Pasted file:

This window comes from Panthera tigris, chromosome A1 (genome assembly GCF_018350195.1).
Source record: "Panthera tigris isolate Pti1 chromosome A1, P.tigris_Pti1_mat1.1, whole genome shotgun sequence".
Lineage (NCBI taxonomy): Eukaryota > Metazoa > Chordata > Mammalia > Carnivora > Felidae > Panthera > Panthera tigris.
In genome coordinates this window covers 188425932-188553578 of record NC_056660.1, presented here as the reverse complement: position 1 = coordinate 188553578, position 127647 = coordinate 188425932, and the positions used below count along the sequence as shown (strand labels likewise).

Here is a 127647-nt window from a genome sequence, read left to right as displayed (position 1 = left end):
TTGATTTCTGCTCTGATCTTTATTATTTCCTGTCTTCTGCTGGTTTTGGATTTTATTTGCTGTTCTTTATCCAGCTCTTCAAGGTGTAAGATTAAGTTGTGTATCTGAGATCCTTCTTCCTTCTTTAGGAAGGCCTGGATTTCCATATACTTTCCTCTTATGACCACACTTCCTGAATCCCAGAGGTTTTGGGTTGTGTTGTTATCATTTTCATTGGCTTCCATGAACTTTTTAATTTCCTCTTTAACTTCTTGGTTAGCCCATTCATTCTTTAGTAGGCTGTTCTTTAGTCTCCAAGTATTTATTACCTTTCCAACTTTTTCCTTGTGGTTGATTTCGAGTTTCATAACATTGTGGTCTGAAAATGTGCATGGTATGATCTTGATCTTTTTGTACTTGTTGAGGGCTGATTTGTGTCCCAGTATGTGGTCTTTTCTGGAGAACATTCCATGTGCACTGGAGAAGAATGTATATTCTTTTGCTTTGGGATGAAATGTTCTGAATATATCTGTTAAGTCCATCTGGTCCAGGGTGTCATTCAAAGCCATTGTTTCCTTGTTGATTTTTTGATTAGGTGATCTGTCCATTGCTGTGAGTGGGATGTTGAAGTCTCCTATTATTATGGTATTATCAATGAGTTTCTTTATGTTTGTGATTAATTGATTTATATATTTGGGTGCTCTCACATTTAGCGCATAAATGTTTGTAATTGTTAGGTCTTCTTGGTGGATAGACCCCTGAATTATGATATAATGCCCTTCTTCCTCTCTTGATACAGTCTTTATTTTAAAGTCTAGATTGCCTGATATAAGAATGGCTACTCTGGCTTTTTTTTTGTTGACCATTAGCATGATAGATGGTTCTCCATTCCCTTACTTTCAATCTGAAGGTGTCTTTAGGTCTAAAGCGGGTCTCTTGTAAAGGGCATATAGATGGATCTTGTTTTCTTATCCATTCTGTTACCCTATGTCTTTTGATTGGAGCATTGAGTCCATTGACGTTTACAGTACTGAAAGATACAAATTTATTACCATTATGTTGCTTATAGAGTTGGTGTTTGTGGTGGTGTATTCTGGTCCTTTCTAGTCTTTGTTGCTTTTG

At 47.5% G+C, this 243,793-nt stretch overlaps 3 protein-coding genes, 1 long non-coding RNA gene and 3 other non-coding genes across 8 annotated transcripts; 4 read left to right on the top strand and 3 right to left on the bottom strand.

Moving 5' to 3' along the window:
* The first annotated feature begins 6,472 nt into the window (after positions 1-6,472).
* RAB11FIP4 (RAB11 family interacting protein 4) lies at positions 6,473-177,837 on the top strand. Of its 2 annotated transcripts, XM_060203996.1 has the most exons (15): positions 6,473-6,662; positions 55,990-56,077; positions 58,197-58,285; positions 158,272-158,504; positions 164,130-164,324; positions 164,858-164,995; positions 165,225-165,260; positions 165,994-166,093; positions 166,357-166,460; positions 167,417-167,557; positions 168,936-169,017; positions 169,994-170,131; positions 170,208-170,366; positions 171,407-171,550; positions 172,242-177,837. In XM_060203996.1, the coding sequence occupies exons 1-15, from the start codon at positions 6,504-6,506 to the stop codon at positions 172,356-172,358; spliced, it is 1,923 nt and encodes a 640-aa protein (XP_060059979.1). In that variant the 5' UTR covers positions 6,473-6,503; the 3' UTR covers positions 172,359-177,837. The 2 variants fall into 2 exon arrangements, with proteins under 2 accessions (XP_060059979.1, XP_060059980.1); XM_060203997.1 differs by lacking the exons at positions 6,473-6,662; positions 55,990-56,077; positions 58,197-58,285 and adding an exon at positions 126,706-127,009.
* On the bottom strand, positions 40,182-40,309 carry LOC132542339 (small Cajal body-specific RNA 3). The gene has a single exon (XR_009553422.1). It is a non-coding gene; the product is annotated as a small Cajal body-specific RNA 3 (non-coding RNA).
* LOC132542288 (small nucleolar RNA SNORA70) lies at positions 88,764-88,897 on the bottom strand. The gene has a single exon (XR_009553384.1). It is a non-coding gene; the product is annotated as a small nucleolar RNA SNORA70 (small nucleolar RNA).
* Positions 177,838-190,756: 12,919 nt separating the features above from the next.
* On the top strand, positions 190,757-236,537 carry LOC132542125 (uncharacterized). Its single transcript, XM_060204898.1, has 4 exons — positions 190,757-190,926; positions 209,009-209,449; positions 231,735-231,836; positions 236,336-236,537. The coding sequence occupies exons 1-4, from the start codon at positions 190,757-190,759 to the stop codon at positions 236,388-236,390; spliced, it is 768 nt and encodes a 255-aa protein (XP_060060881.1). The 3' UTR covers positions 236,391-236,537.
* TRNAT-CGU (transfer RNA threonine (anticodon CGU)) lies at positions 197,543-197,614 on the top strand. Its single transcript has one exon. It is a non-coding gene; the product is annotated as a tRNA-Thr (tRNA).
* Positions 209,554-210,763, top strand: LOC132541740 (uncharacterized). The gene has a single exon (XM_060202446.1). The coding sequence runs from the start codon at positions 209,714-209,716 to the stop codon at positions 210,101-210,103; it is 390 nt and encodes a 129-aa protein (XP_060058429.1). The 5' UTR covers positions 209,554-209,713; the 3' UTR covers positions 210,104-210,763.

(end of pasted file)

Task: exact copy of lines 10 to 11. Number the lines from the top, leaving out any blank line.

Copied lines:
* RAB11FIP4 (RAB11 family interacting protein 4) lies at positions 6,473-177,837 on the top strand. Of its 2 annotated transcripts, XM_060203996.1 has the most exons (15): positions 6,473-6,662; positions 55,990-56,077; positions 58,197-58,285; positions 158,272-158,504; positions 164,130-164,324; positions 164,858-164,995; positions 165,225-165,260; positions 165,994-166,093; positions 166,357-166,460; positions 167,417-167,557; positions 168,936-169,017; positions 169,994-170,131; positions 170,208-170,366; positions 171,407-171,550; positions 172,242-177,837. In XM_060203996.1, the coding sequence occupies exons 1-15, from the start codon at positions 6,504-6,506 to the stop codon at positions 172,356-172,358; spliced, it is 1,923 nt and encodes a 640-aa protein (XP_060059979.1). In that variant the 5' UTR covers positions 6,473-6,503; the 3' UTR covers positions 172,359-177,837. The 2 variants fall into 2 exon arrangements, with proteins under 2 accessions (XP_060059979.1, XP_060059980.1); XM_060203997.1 differs by lacking the exons at positions 6,473-6,662; positions 55,990-56,077; positions 58,197-58,285 and adding an exon at positions 126,706-127,009.
* On the bottom strand, positions 40,182-40,309 carry LOC132542339 (small Cajal body-specific RNA 3). The gene has a single exon (XR_009553422.1). It is a non-coding gene; the product is annotated as a small Cajal body-specific RNA 3 (non-coding RNA).